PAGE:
Articles Tagged with Citigroup

The Puerto Rico Government Employees and Judiciary Retirement Systems Administration, a pension plan for retirees of the U.S. territory’s government, has filed a proposed securities class action in federal court against Bank of America (BAC), Goldman Sachs (GS), Citigroup (C), Barclays Capital, Inc. (BARC), BNP Paribas Securities Corp., Bank of America Securities, Credit Suisse Securities, FTN Financial Securities, Deutsche Bank Securities, JP Morgan Securities, Morgan Stanley (MS), Merrill Lynch, Pierce, Fenner & Smith, and UBS Securities. The retirement fund is accusing the defendants of rigging bond prices to keep the prices up on Freddie Mac and Fannie Mae bonds.

Freddie and Fannie, both U.S. government-sponsored entities (GSEs), offer bonds to raise money for loans. According to the Puerto Rico pension plan’s bond fraud case, the trading desks of the various banks worked together to artificially raise the prices of the GSE bonds when the market took a hit after the 2008 financial crisis and Fannie and Freddie started reducing the number of bonds issued for sale. This decrease led to a loss in profits for those underwriting and trading in Fannie Mae and Freddie Mac bonds. The plaintiff contends that instead of the banks opting to lower the difference between their purchasing and selling prices and competing for clients, they worked together to fix the bond prices so they could “maximize” their profits at the expense of customers.

The Puerto Rico retirement plan’s complaint comes weeks after another proposed class action was brought by two other pension funds also accusing banks of rigging the price of GSE bonds. The pension fund plaintiffs in that fraud case are the Trust and Sheet Metal Workers’ Local 19 Pension Fund and the Dallas Area Rapid Transit Employees’ Defined Benefit Retirement Plan. The defendants are Bank of America NA, Barclays Capital, Wells Fargo Securities, LLC, Citigroup Global Markets, Inc., BNP Paribas Securities Corp., Deutsche Bank Securities, JPMorgan Securities, HSBS Bank Plc, HSBC Securities, JP Morgan Chase Bank, TD Securities, Nomura Securities International Inc., and Merrill Lynch, Pierce, Fenner & Smith.

The City of Birmingham Retirement and Relief System and the Electrical Workers Pension System Local 103 have filed a proposed class action securities fraud lawsuit accusing a number of big banks of colluding with one another to rig the prices of Federal Home Loan Mortgage Corp. (Freddie Mac) and Federal National Mortgage Association (Fannie Mae) unsecured bonds. The defendants in the case include JP Morgan (JPM), Bank of America (BAC), Citigroup (C), Barclays Bank (BARC), Deutsche Bank (DB), Credit Suisse (CS), UBS (UBS), Merrill Lynch, BNP Paribas Securities Corp., FTN Financial Securities, Goldman Sachs (GS), and First Tennessee Bank.

According to Law360, the plaintiffs contend that the bank took advantage of the dark market nature of the “private, ‘over the counter’ (OTC) market” where these bonds are bought and sold to get investors to buy the Freddie Mac and Fannie Mae bonds at prices that were “artificially high.”

Fannie and Freddie are both government-backed mortgage-finance companies. They are typically known for converting mortgages into mortgage-backed securities. This investor fraud lawsuit, however, is focused on their unsecured bonds. The proposed class contends that investors purchased the bonds because they thought they were safe, liquid, low risk, and likely to make returns. Their complaint states that the plaintiffs and other investors had not expected the “overcharges and underpayments” that resulted because of the banks’ alleged collusion.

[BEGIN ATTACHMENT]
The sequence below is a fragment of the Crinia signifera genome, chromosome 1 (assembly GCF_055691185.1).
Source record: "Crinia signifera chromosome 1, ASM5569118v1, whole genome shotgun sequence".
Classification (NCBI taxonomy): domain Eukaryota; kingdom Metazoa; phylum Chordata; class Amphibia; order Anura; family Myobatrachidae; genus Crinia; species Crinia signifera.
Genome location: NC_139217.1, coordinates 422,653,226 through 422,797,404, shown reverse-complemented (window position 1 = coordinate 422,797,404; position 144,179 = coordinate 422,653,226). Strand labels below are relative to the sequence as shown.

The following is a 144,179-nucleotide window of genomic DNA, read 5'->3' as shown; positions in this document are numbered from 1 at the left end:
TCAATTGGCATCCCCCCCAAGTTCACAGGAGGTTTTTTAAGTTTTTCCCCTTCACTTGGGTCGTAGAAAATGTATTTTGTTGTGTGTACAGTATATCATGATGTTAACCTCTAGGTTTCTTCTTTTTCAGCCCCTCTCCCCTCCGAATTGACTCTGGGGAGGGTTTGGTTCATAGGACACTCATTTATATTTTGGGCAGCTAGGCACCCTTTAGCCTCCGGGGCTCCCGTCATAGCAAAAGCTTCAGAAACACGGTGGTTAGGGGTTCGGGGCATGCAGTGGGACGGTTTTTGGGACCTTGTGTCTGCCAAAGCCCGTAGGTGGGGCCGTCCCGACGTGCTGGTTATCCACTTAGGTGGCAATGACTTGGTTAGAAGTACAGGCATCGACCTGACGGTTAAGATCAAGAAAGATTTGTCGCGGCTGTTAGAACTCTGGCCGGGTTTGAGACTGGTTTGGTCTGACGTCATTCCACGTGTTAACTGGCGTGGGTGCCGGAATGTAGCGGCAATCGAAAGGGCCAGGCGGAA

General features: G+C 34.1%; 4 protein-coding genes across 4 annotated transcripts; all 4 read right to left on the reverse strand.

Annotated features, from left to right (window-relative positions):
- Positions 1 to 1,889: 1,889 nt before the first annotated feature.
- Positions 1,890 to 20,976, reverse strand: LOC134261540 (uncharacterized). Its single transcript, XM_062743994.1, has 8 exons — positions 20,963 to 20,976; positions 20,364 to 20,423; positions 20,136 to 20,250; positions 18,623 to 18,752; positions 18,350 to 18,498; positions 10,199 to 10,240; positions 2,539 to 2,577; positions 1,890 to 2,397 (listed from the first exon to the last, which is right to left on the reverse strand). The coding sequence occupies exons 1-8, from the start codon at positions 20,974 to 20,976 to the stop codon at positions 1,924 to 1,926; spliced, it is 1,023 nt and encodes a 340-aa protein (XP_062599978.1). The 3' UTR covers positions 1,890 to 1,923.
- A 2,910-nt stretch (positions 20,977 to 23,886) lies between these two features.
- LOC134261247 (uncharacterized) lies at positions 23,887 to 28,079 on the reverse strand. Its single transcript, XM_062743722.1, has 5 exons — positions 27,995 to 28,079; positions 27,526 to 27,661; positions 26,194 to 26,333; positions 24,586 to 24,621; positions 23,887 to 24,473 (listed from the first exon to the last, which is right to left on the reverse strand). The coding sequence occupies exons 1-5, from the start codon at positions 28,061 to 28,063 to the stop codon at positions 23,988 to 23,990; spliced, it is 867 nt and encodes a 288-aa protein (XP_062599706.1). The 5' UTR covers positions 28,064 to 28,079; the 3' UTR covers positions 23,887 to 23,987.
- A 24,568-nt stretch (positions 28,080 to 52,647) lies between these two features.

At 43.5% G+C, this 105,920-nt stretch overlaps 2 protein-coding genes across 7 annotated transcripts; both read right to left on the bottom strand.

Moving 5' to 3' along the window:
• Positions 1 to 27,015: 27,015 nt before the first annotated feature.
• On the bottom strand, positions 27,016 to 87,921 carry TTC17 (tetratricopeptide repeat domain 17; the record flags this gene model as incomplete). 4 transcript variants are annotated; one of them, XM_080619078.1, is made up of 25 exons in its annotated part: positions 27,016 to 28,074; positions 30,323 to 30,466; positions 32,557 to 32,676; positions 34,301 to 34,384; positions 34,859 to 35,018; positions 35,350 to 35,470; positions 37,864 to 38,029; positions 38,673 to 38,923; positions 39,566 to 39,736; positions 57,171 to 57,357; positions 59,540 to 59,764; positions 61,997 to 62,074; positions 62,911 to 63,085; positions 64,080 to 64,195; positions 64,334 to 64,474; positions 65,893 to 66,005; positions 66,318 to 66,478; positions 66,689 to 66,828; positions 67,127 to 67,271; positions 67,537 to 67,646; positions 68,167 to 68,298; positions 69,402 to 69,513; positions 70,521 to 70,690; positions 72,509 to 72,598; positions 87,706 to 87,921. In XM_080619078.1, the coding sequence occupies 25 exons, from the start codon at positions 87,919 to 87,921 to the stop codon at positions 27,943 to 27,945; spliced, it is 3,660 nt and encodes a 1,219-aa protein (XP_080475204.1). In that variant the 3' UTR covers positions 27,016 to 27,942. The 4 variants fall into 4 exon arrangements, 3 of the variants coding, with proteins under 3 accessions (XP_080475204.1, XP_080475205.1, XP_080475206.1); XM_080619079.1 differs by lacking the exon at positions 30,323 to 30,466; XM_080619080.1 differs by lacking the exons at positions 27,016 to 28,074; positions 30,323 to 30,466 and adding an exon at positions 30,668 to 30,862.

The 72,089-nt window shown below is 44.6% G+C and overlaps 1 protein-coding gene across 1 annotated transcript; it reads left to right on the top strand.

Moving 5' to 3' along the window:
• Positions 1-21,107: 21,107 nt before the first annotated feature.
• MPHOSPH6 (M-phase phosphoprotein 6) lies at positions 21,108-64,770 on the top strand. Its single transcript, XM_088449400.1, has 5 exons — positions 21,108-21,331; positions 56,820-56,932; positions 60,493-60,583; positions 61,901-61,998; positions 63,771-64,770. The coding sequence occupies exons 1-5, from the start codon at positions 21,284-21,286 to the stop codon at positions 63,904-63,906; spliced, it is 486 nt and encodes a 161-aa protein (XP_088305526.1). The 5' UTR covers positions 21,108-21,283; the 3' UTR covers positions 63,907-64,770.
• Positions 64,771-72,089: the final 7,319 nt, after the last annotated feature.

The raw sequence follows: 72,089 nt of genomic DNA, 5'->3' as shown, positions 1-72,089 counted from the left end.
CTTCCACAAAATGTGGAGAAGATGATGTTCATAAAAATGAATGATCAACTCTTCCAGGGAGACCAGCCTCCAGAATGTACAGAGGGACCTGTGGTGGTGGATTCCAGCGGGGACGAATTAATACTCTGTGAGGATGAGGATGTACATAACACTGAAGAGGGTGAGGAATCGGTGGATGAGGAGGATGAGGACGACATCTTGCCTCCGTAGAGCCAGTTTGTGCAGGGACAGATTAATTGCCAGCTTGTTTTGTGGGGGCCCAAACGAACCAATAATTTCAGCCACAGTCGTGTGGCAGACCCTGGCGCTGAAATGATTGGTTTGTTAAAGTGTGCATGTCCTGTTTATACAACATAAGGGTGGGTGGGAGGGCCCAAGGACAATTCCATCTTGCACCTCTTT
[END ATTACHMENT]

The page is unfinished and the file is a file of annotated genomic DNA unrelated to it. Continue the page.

The city of Philadelphia, Pennsylvania is suing Bank of America (BAC), Goldman Sachs (GS), Citigroup (C), Wells Fargo & Co. (WFC), Barclays Plc (BAR), JPMorgan Chase & Co. (JPM), and Royal Bank of Canada (RBC) for allegedly rigging rates for variable-rate demand obligations (VRDOs). Philadelphia had issued over $1.6B of these bonds.

VRDOs are tax-exempt municipal securities that can be redeemed by investors early because they are tendered to banks. The banks can then remarket the bonds to other investors while charging issuers a fee.

According to InvestmentNews, the city is looking to represent a number of hospitals, municipalities, and universities with its lawsuit. The complaint contends that the banks worked with each other to manipulate the VRDO rates in secret so they could make hundreds of millions of dollars in unearned fees. The alleged rigging occurred between 2/2008 and 6/2016. The collusion purportedly involved the banks agreeing not to compete against each other for re-marketing services.

A preliminary $182M settlement has been reached in a benchmark rigging lawsuit between investors and banks Citigroup Inc. (C) and JPMorgan & Chase (JPM). Now, a federal judge must approve the deal, which would end claims accusing the two financial firms of manipulating the Euribor (Euro Interbank Offered Rate).

The benchmark interest rate is the average rate at which European banks are able to lend money to each other. It also is a key rate used for establishing certain loans.

It was just earlier this year that Euribor investors arrived at a $309M settlement over allegations that Barclays PLC (PLC), Deutsche Bank AG (DB), and HSBC Holdings Plc. (HSBC) had conspired to rig Euribor. Now, as part of this latest Euribor fraud settlement, JPMorgan and Citigroup have agreed to work with investors in their attempts to go after foreign defendant banks who were dropped from this lawsuit last year due to a lack of personal jurisdiction.

Contact Information